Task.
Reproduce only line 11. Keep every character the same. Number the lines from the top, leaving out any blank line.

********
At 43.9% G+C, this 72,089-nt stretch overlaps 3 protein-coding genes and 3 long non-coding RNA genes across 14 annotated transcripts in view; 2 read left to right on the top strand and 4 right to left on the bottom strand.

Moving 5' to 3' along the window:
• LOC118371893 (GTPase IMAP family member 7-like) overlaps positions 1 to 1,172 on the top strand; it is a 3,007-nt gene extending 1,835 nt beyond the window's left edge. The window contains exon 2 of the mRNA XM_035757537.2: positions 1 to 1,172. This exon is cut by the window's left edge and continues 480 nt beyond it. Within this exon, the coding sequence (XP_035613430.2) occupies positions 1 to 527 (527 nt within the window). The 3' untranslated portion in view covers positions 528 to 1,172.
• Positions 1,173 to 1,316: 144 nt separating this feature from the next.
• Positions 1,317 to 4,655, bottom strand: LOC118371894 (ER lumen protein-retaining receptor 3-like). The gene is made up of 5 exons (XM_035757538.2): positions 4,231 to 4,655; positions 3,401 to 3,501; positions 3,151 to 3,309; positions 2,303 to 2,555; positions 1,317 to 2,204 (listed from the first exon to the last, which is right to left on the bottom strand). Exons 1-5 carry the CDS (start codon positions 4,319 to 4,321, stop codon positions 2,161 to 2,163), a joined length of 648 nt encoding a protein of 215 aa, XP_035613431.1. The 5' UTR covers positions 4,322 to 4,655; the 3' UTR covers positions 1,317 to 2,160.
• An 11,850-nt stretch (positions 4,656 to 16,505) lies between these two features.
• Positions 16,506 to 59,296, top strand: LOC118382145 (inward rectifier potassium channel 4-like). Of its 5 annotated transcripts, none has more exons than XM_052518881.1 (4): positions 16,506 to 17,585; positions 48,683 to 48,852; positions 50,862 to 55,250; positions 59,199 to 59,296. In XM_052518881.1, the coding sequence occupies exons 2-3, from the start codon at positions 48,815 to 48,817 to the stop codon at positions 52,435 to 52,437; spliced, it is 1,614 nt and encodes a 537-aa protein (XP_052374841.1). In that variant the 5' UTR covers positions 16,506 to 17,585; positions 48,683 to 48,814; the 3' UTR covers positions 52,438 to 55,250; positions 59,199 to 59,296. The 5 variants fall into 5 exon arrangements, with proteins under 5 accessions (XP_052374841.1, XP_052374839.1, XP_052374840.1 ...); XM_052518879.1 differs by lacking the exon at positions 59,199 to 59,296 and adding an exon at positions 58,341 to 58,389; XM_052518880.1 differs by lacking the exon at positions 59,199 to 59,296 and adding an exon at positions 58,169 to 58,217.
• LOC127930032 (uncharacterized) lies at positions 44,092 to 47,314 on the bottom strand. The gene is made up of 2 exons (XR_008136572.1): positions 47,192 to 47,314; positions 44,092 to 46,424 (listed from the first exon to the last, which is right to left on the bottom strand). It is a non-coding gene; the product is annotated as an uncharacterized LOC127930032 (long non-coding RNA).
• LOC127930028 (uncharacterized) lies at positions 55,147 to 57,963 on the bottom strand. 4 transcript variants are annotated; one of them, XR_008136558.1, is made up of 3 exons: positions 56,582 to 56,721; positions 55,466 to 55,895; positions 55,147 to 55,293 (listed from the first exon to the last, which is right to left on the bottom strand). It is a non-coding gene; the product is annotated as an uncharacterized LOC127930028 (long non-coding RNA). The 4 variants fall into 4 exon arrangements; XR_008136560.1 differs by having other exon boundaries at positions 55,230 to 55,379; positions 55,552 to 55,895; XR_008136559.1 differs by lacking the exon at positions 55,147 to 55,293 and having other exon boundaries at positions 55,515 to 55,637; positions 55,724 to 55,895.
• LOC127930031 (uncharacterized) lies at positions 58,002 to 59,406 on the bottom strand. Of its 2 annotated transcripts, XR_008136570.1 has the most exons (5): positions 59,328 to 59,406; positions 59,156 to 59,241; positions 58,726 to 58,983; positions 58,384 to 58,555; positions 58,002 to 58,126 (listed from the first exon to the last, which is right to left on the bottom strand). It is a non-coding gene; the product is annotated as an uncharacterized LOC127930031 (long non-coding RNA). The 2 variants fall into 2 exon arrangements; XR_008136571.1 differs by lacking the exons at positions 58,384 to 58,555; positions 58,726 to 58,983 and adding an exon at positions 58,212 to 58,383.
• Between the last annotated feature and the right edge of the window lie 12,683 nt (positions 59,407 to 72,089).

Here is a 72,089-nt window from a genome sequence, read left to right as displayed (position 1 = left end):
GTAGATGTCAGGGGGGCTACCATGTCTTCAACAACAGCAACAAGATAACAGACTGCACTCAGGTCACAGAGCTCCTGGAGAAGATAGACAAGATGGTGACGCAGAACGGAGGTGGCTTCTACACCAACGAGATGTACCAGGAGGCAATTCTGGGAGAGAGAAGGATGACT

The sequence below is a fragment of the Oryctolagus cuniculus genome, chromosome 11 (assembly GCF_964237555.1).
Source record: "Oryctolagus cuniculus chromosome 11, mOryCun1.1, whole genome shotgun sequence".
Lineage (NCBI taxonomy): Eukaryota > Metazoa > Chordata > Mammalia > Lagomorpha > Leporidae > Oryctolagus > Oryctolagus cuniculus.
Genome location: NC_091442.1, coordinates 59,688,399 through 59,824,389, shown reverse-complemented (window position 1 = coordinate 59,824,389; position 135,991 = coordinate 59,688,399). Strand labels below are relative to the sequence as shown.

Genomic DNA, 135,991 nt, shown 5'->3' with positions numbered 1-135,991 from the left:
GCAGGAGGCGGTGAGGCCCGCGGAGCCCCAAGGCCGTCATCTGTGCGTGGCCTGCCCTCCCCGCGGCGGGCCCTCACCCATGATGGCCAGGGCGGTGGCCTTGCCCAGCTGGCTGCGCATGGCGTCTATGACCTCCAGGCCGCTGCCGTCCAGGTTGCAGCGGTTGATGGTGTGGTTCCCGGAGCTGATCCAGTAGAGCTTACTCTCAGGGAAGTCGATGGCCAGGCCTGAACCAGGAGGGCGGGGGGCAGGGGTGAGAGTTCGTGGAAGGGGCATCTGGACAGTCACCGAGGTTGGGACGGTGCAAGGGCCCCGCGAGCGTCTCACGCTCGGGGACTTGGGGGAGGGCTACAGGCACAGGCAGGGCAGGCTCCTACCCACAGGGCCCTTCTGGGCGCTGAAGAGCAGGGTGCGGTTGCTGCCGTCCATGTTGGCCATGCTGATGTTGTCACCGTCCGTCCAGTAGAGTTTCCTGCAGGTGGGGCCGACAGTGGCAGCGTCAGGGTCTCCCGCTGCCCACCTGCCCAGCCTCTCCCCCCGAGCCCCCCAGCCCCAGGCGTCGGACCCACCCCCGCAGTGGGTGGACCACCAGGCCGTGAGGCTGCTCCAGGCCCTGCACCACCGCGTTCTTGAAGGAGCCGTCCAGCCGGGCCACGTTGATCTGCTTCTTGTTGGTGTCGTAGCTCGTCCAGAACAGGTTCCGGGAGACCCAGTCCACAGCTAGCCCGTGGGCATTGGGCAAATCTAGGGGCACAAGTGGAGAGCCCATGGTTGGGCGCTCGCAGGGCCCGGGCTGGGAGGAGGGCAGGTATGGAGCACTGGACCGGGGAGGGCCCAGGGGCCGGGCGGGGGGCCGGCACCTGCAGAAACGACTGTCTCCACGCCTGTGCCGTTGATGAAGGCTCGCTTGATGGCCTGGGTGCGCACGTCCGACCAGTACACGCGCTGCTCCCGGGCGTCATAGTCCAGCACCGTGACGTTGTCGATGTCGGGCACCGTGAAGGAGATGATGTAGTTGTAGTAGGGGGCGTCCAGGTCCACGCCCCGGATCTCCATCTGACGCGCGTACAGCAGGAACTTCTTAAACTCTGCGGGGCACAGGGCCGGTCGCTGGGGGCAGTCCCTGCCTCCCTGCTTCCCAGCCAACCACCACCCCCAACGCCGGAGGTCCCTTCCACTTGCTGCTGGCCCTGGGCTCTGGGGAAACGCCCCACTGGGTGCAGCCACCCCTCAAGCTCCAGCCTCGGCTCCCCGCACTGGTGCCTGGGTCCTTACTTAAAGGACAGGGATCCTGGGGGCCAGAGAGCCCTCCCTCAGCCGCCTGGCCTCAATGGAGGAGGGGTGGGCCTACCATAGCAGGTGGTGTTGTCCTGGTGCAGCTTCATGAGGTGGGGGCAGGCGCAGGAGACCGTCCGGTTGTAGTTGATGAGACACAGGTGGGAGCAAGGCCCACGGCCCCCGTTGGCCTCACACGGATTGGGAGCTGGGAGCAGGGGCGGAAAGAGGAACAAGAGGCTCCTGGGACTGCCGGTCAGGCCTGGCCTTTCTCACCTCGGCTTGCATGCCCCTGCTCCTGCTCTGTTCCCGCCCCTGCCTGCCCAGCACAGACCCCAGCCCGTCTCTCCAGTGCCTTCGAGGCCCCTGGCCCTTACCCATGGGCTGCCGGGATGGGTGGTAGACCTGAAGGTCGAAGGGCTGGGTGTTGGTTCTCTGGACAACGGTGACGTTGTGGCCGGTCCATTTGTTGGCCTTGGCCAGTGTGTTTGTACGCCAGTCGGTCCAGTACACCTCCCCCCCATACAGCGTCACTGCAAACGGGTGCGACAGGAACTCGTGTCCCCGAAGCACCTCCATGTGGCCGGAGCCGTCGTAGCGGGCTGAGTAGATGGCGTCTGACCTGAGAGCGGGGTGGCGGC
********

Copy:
• Between the last annotated feature and the right edge of the window lie 12,683 nt (positions 59,407 to 72,089).